Comments: DOE has taken steps to communicate stewardship responsibility and improve communication regarding isotopes that are distributed by DOE?s Isotope Program, but whose supplies are managed by the National Nuclear Security Administration (NNSA). Specifically, the Isotope Program has been working with NNSA?s Office of Nuclear Materials Integration (ONMI) to improve communication about supplies of and demand for isotopes that are distributed by the Isotope Program. According to an official in ONMI, the NNSA parent program for an isotope, i.e., the program that makes, uses, and/or stores an isotope, is responsible for managing the isotope. The Isotope Program works through the ONMI to collect information on supplies of isotopes managed by NNSA programs and to understand NNSA program needs for isotopes. For example, according to an NNSA report, the improved communication between ONMI and the Isotope Program led to the Isotope Program obtaining a supply of Curium-244 from NNSA. An official in ONMI explained that the Curium would have been sold to an overseas researcher, but instead it was transferred to the Isotope Program to use in creating other isotopes. According to the official in ONMI, communication between ONMI and the Isotope Program has improved greatly since our report was issued in 2011, which brought attention to the issues identified in that report.

    Recommendation: To avoid future shortages associated with managing all isotopes that the Isotope Program sells but whose supply it does not control, including helium-3, the Secretary of Energy should clarify whether the stewardship for all these isotopes belongs with the Isotope Program or elsewhere within the Department of Energy.

    Agency Affected: Department of Energy

  2. Status: Closed - Implemented

    Comments: The National Nuclear Security Administration (NNSA) has established channels for communicating with DOE's Isotope Program about the inventory and disposition of materials that are managed by NNSA and distributed by the Isotope Program. Specifically, according to a NNSA report, its Office of Nuclear Material Integration (ONMI) has taken responsibility for communicating with DOE's Isotope Program through several channels. For example, the Isotope Program is represented on DOE's Nuclear Materials Advisory Board, along with other DOE and NNSA entities, and is chaired by ONMI. The Advisory Board meets periodically to discuss nuclear materials management issues including supply and disposition issues of materials that the Isotope Program distributes but does not produce. Additionally, the Isotope Program and ONMI jointly sponsor an annual federal workshop on isotopes that focuses on identifying and understanding the general demands of federal agencies. ONMI has also agreed to contact the Isotope Program prior to the disposition of materials to determine if there are other uses for the material. For example, according to the NNSA report, ONMI stopped the disposal of Curium-244--one of the 17 isotopes the Isotope Program distributes but does not produce--because the Isotope Program demonstrated a need for it to support heavy element production.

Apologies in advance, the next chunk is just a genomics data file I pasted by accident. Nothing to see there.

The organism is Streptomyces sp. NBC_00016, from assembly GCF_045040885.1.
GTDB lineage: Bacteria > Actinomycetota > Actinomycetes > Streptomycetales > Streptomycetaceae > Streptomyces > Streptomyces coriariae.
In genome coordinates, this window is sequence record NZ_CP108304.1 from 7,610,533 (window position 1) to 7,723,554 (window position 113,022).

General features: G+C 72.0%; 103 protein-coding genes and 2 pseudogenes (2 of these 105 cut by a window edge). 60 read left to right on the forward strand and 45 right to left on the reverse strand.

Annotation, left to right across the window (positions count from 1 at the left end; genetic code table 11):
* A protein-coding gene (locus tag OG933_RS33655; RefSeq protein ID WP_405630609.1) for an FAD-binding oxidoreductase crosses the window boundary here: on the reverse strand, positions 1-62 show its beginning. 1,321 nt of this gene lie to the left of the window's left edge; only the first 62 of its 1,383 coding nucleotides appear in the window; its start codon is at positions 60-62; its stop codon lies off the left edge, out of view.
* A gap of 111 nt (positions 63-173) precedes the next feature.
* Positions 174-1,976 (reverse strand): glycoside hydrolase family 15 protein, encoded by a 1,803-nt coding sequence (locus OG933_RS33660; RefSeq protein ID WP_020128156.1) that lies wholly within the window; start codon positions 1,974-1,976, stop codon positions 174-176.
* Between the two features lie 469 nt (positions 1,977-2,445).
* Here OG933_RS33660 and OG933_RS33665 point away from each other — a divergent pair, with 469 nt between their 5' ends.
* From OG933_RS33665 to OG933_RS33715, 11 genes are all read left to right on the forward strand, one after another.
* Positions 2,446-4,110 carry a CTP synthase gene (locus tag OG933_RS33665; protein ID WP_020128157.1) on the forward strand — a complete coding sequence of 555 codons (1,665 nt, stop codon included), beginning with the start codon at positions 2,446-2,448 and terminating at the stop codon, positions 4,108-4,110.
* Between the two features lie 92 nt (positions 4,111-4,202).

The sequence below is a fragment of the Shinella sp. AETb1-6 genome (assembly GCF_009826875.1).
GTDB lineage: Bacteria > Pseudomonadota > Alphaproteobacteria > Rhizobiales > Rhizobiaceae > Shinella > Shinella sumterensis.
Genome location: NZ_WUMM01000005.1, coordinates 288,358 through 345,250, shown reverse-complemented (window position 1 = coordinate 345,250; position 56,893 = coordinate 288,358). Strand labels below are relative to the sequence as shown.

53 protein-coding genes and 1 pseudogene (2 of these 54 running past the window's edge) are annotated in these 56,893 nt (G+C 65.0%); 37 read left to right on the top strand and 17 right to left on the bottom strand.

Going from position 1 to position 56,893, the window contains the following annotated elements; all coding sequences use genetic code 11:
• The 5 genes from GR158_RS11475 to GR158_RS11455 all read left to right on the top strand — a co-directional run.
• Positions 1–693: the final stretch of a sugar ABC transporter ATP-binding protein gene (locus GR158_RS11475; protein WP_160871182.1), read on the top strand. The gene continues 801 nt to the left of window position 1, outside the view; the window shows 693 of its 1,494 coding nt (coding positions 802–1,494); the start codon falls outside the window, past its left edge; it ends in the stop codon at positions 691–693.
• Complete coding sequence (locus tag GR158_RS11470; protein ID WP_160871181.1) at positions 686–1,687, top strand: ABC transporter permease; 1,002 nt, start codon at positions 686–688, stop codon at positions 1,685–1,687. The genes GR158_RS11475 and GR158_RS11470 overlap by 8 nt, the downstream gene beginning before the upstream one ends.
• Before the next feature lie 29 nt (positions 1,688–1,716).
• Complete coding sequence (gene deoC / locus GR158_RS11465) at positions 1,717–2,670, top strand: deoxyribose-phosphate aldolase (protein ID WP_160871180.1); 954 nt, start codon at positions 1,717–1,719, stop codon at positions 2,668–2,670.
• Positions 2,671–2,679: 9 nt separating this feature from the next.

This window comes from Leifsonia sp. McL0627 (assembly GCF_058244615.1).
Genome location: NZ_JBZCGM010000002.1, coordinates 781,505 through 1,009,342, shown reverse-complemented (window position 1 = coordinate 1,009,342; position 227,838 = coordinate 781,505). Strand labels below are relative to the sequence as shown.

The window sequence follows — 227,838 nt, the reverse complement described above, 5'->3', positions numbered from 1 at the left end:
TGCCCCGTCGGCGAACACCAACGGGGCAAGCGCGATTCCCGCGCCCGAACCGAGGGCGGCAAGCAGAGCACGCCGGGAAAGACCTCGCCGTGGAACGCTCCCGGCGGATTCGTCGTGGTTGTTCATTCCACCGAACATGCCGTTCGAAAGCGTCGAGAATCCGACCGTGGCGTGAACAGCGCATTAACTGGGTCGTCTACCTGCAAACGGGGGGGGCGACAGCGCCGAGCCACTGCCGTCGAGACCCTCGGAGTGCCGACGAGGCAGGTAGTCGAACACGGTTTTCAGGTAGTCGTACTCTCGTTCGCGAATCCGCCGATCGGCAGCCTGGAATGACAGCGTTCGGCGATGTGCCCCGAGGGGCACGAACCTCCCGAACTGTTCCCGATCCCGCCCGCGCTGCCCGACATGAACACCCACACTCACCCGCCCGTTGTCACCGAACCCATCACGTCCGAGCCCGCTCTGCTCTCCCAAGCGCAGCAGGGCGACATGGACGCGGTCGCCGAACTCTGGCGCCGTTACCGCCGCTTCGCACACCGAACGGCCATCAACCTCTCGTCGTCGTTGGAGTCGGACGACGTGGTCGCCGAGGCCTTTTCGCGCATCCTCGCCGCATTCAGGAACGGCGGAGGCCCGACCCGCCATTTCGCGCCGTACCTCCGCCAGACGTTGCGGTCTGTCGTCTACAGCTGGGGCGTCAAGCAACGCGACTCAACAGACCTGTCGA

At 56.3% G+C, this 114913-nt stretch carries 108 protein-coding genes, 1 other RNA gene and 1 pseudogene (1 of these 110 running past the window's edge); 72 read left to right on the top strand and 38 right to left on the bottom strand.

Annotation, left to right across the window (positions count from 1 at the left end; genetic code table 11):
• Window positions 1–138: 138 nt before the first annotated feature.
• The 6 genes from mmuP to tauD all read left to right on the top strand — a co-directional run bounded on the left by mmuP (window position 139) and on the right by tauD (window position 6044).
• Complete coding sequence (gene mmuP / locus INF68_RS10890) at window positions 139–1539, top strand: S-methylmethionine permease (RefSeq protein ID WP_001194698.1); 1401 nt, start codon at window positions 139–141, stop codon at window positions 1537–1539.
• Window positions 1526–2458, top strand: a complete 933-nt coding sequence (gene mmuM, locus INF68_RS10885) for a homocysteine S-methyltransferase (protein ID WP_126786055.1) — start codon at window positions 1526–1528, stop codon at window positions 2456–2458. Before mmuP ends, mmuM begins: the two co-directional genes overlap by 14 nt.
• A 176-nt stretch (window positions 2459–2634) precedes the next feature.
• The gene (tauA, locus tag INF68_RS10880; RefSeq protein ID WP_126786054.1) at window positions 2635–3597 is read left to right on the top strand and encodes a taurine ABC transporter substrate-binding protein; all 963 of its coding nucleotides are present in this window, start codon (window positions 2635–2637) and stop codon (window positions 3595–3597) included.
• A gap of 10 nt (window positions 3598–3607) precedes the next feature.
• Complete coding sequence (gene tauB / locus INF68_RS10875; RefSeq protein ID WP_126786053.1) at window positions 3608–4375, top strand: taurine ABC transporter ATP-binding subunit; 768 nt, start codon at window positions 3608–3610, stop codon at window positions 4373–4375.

Recommendation: Once the stewardship for the isotopes have been assigned, the Secretary of Energy should direct the head of the responsible office(s) to develop and implement a communication process that provides complete information to the assigned entity on the production and inventory of isotopes that are produced outside the Isotope Program.

    Agency Affected: Department of Energy

  3. Status: Open

    Comments: When we confirm what actions the agency has taken in response to this recommendation, we will provide updated information.

    Recommendation: Once the stewardship for the isotopes have been assigned, the Secretary of Energy should direct the head of the responsible office(s) to develop strategic plans that, among other things, systematically assess and document risks to managing the isotopes and supporting activities, such as not having control over the supply of these isotopes, and implement actions needed to mitigate them.

    Agency Affected: Department of Energy

  4. Status: Closed - Implemented

    Comments: DOE's Isotope Program has taken action to understand the demand for isotopes it distributes, consistent with the recommendation of the Nuclear Science Advisory Committee. Specifically, the advisory committee recommended that the Isotope Program maintain a continuous dialogue with federal and commercial customers to forecast demand in order to match isotope demand with production capabilities. To accomplish this, the Isotope Program holds annual workshops and regularly communicates with customers. For example, the Isotope Program holds annual workshops devoted to understanding the isotope demands of federal agencies, commercial customers, and the medical industry. Through these workshops and other interactions, Isotope Program officials are able to meet one-on-one with customers to specifically discuss their isotope needs. The Isotope Program also established the National Isotope Development Center (NIDC) with the mission of interfacing with customers and managing the coordination of isotope production across the facilities and business operations involved in the production, sale, and distribution of isotopes.

    Recommendation: Once the stewardship for the isotopes have been assigned, the Secretary of Energy should direct the head of the responsible office(s) to develop and implement a method for forecasting the demand of isotopes that is more accurate than the one that is currently used. In this regard, the actions taken should be consistent with the forecasting recommendation from the subcommittee report of the Nuclear Science Advisory Committee.

    Agency Affected: Department of Energy